It’s WoW Wednesday and that means more of the ongoing Activision Blizzard
sh*tstorm situation. As Blizzard continues to live up to their name in the midst of this unbridled storm, developments continue to pour out of the controversy. The most recent of which being of no surprise to many as Blizzard President J. Allen Brack has stepped down from his role.
In a statement released by Blizzard yesterday, it was revealed that Brack will be replaced by not one, but two co-leaders: Jen Oneal and Mike Ybarra. And within that statement was one (somewhat curt) statement from Brack himself:
“I am confident that Jen Oneal and Mike Ybarra will provide the leadership Blizzard needs to realize its full potential and will accelerate the pace of change. I anticipate they will do so with passion and enthusiasm and that they can be trusted to lead with the highest levels of integrity and commitment to the components of our culture that make Blizzard so special.”
So, not much of a goodbye. But we’ll see whether Brack’s replacements will implement the changes necessary in both the context of the controversy and the languishing flagship title itself.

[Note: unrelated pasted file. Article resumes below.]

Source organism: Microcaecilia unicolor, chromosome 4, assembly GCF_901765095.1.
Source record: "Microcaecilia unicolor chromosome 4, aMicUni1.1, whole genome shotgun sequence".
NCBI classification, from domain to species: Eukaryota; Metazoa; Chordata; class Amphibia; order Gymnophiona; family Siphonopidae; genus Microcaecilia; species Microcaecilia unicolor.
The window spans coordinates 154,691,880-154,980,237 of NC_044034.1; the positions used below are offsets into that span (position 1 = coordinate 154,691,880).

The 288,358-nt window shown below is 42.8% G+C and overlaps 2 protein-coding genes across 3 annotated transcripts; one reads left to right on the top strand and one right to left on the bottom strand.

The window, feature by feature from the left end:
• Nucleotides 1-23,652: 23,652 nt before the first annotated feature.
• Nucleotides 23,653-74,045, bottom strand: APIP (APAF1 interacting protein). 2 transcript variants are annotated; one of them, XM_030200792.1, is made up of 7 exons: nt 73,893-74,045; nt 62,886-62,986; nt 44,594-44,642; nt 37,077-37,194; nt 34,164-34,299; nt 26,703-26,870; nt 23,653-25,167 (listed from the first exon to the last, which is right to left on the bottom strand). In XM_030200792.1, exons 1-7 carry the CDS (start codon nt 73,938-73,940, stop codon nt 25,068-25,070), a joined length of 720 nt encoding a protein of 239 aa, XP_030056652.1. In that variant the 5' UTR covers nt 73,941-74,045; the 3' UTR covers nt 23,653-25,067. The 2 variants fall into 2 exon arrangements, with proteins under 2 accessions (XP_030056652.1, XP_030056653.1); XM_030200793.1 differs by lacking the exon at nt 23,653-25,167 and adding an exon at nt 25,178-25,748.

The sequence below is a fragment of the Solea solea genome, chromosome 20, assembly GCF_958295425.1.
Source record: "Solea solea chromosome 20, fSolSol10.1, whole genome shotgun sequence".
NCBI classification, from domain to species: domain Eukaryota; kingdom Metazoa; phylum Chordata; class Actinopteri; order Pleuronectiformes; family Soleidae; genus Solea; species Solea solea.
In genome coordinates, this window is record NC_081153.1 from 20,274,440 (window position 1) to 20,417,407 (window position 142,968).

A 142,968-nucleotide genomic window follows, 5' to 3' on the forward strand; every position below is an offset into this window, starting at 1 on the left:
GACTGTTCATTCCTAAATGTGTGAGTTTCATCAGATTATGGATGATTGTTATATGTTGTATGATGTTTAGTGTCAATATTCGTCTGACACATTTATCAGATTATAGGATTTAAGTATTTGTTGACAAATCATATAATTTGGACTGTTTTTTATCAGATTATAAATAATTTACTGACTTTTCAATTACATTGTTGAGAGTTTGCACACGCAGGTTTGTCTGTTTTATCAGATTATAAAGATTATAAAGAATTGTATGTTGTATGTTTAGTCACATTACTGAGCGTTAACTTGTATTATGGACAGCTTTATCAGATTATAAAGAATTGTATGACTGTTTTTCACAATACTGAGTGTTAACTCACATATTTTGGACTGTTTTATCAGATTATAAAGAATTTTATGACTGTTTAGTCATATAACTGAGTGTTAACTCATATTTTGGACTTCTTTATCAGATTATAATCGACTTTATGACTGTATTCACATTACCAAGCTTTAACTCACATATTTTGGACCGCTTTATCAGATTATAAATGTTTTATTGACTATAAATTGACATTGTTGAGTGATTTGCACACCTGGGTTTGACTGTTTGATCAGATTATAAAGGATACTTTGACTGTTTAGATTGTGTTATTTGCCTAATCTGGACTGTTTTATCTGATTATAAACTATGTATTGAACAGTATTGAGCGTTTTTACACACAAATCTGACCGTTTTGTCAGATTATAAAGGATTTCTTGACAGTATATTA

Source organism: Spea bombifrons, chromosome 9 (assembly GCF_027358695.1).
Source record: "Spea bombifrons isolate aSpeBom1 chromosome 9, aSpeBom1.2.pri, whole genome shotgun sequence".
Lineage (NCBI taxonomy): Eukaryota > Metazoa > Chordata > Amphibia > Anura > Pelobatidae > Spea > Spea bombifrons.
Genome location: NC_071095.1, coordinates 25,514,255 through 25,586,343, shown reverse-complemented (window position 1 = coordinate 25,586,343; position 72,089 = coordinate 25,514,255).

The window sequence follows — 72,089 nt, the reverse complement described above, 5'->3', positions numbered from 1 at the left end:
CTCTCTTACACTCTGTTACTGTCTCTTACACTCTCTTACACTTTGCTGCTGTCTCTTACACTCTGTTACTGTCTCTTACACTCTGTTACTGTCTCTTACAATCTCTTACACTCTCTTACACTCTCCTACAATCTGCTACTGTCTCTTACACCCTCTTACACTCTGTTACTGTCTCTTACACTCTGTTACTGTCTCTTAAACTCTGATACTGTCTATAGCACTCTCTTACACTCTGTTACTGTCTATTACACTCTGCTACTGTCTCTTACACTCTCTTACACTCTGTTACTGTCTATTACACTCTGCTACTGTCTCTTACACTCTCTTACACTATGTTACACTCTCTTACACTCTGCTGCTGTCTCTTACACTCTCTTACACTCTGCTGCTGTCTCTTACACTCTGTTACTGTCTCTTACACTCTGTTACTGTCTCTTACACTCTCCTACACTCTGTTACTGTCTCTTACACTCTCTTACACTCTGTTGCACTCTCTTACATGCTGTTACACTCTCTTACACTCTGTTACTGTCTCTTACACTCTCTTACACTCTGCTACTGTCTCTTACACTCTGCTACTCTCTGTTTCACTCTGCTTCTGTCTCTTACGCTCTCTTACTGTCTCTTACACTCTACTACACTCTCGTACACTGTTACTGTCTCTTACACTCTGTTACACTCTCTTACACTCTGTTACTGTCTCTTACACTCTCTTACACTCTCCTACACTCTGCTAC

The ABK Workers Alliance Hit Back
This, of course, does not mean that the storm is now subsiding. In truth, many are now seeing Brack as the fall guy - and not the fun kind. The general response from fans has been cynical at best. And for the workers and their legions of supporters, the fight continues.
Following last week’s walkout, employees from across the various Activision Blizzard developments studios have now formed a coalition dubbed the ABK Workers Alliance. And in their most recent move the coalition has sent a joint letter to CEO Bobby Kotick decrying the company’s decision to hire law firm WilmerHale as a third-party auditor.
While the law firm seems to have been brought in to address the protesters’ demand for a third-party audit, Activision Blizzard can chalk this one up as yet another bad decision in what is becoming a particularly large tally.
In the letter obtained by IGN, the Alliance cites WilmerHale’s conflicting interests due to “pre-existing relationships with Activision Blizzard and its executives”, their track-record of “discouraging workers’ rights and collective action” and leader/partner Stephanie Avakian’s personal history of “protecting the wealthy and powerful”.
Suffice to say, we’re not out of the woods yet. So we’ll watch closely as the fight continues and continue to hope that justice is achieved. And if you want to show your support to the ABK Workers Alliance, check out and Tweet the hashtags #ABetterABK and #EndAbuseInGaming over on Twitter.
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